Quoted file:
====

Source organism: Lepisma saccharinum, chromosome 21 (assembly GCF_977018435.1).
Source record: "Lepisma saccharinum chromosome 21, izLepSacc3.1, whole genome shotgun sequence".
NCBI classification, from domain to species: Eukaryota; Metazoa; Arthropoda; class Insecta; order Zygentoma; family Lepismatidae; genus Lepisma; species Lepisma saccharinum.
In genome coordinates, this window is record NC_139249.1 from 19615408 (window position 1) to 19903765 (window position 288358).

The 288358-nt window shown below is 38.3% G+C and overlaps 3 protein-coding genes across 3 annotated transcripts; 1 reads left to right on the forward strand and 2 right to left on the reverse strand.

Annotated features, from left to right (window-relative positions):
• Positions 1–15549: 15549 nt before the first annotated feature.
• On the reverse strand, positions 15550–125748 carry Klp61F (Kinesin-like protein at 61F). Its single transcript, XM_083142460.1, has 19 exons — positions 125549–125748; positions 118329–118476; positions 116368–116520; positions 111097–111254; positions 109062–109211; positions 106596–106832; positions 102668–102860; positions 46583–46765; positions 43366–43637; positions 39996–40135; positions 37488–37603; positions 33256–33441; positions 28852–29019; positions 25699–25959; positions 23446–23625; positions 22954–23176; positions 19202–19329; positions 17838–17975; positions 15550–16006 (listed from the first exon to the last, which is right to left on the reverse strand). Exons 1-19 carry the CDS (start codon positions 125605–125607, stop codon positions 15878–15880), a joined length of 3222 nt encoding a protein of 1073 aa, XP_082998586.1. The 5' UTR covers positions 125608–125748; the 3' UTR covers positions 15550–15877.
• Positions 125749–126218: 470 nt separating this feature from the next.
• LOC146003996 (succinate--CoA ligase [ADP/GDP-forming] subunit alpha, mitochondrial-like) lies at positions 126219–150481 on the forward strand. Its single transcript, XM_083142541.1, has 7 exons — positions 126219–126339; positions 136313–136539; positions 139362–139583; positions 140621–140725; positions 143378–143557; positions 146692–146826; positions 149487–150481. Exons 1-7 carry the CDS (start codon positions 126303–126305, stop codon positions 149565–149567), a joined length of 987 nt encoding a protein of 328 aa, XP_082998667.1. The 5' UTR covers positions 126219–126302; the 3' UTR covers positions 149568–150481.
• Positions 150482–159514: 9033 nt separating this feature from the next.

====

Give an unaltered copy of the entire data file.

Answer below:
Source organism: Lepisma saccharinum, chromosome 21 (assembly GCF_977018435.1).
Source record: "Lepisma saccharinum chromosome 21, izLepSacc3.1, whole genome shotgun sequence".
NCBI classification, from domain to species: Eukaryota; Metazoa; Arthropoda; class Insecta; order Zygentoma; family Lepismatidae; genus Lepisma; species Lepisma saccharinum.
In genome coordinates, this window is record NC_139249.1 from 19615408 (window position 1) to 19903765 (window position 288358).

The 288358-nt window shown below is 38.3% G+C and overlaps 3 protein-coding genes across 3 annotated transcripts; 1 reads left to right on the forward strand and 2 right to left on the reverse strand.

Annotated features, from left to right (window-relative positions):
• Positions 1–15549: 15549 nt before the first annotated feature.
• On the reverse strand, positions 15550–125748 carry Klp61F (Kinesin-like protein at 61F). Its single transcript, XM_083142460.1, has 19 exons — positions 125549–125748; positions 118329–118476; positions 116368–116520; positions 111097–111254; positions 109062–109211; positions 106596–106832; positions 102668–102860; positions 46583–46765; positions 43366–43637; positions 39996–40135; positions 37488–37603; positions 33256–33441; positions 28852–29019; positions 25699–25959; positions 23446–23625; positions 22954–23176; positions 19202–19329; positions 17838–17975; positions 15550–16006 (listed from the first exon to the last, which is right to left on the reverse strand). Exons 1-19 carry the CDS (start codon positions 125605–125607, stop codon positions 15878–15880), a joined length of 3222 nt encoding a protein of 1073 aa, XP_082998586.1. The 5' UTR covers positions 125608–125748; the 3' UTR covers positions 15550–15877.
• Positions 125749–126218: 470 nt separating this feature from the next.
• LOC146003996 (succinate--CoA ligase [ADP/GDP-forming] subunit alpha, mitochondrial-like) lies at positions 126219–150481 on the forward strand. Its single transcript, XM_083142541.1, has 7 exons — positions 126219–126339; positions 136313–136539; positions 139362–139583; positions 140621–140725; positions 143378–143557; positions 146692–146826; positions 149487–150481. Exons 1-7 carry the CDS (start codon positions 126303–126305, stop codon positions 149565–149567), a joined length of 987 nt encoding a protein of 328 aa, XP_082998667.1. The 5' UTR covers positions 126219–126302; the 3' UTR covers positions 149568–150481.
• Positions 150482–159514: 9033 nt separating this feature from the next.